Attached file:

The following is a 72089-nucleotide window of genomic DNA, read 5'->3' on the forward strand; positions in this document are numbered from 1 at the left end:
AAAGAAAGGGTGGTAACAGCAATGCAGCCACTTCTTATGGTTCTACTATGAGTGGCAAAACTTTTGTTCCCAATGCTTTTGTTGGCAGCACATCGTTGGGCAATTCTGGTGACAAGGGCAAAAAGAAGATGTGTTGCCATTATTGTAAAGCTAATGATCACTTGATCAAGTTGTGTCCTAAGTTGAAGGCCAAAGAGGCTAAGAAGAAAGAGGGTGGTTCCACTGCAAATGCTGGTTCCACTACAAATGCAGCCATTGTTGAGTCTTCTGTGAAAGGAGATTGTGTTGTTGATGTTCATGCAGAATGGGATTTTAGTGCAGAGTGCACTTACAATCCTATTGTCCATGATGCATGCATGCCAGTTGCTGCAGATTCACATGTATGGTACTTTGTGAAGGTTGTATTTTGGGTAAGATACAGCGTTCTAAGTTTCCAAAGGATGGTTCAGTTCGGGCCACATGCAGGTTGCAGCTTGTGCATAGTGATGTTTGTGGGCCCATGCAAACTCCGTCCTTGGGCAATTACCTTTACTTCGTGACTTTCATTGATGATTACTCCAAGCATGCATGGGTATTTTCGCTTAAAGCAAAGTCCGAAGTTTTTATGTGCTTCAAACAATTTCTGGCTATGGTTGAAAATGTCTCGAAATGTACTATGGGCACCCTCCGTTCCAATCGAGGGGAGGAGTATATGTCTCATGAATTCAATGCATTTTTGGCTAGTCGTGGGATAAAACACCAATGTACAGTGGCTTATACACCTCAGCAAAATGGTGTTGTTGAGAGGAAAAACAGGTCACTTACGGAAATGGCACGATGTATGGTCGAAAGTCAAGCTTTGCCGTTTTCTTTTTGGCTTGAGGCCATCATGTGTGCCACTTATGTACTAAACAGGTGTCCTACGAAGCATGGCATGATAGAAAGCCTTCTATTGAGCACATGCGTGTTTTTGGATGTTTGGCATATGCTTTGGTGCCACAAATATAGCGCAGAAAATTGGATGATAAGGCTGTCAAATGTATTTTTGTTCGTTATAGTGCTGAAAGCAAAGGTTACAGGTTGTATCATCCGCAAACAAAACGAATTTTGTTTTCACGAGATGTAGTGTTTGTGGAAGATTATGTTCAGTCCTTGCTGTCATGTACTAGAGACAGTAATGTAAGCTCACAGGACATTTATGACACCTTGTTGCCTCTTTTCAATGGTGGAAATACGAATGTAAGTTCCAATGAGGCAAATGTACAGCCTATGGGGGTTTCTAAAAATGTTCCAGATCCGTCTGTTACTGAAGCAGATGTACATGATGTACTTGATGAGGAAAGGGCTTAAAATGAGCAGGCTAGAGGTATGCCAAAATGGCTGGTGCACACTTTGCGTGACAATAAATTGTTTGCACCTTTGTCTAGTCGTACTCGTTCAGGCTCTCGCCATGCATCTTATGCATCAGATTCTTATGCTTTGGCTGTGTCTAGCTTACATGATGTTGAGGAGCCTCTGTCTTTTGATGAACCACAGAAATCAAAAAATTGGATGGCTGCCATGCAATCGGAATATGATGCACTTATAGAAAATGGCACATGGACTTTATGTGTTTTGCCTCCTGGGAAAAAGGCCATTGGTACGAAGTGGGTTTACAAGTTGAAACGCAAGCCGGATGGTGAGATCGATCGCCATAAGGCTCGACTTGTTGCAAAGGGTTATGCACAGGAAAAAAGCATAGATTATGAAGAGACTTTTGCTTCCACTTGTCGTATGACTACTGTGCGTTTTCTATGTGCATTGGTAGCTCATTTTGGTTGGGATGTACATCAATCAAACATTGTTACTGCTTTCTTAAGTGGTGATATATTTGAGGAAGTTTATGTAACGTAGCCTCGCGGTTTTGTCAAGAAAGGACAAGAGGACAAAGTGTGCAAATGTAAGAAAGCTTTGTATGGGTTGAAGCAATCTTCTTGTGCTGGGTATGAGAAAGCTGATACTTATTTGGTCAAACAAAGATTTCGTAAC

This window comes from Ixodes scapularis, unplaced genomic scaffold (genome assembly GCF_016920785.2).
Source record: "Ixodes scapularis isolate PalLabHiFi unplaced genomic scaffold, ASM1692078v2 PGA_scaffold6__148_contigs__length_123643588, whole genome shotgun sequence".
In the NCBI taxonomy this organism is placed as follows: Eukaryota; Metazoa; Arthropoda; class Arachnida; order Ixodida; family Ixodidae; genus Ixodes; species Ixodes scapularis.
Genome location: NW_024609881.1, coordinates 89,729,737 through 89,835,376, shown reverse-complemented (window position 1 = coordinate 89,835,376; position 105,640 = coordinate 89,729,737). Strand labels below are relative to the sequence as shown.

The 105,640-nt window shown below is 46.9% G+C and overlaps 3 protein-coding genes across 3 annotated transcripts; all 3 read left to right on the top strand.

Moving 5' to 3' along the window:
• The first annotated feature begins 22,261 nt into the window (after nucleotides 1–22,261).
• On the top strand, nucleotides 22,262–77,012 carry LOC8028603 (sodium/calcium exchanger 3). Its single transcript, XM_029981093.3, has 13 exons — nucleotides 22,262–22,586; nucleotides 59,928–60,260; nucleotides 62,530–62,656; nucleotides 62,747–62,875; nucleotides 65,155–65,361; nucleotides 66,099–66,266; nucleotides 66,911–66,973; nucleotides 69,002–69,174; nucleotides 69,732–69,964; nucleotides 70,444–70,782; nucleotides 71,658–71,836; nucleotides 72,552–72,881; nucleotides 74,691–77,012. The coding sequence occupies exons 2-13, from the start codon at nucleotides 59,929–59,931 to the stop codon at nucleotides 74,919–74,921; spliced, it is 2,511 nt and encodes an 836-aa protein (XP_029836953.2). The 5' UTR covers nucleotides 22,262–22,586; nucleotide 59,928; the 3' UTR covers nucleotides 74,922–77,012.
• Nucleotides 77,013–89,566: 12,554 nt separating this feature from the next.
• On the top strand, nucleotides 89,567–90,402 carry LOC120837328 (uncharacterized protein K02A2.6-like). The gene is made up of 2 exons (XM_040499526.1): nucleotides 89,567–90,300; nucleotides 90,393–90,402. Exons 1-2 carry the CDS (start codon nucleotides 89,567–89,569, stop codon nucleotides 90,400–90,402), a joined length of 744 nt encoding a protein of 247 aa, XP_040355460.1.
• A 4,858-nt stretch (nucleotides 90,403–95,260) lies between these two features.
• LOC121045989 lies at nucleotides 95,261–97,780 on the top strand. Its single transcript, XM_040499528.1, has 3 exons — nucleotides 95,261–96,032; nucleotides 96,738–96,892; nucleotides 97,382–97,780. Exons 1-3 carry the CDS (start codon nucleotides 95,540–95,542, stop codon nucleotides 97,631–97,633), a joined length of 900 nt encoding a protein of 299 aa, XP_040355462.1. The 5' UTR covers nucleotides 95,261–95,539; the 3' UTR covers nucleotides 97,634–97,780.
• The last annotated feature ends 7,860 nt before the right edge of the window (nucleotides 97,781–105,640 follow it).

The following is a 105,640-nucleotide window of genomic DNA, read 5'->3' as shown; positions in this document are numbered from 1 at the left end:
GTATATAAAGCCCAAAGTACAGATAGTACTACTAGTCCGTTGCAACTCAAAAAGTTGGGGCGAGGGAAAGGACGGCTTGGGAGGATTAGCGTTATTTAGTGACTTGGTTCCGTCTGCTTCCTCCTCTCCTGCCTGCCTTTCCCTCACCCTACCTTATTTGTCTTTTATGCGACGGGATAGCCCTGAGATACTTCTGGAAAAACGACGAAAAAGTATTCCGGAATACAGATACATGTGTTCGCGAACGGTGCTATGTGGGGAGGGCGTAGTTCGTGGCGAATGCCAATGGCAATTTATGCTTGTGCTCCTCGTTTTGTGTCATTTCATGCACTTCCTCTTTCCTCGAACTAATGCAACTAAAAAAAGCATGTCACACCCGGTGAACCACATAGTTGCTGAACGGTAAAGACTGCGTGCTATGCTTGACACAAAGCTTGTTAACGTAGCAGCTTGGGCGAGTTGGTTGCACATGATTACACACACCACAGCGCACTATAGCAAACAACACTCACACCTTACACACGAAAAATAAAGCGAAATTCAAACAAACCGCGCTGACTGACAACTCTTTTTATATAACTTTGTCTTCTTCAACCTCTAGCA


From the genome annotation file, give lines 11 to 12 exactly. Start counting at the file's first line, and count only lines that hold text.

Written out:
• Nucleotides 77,013–89,566: 12,554 nt separating this feature from the next.
• On the top strand, nucleotides 89,567–90,402 carry LOC120837328 (uncharacterized protein K02A2.6-like). The gene is made up of 2 exons (XM_040499526.1): nucleotides 89,567–90,300; nucleotides 90,393–90,402. Exons 1-2 carry the CDS (start codon nucleotides 89,567–89,569, stop codon nucleotides 90,400–90,402), a joined length of 744 nt encoding a protein of 247 aa, XP_040355460.1.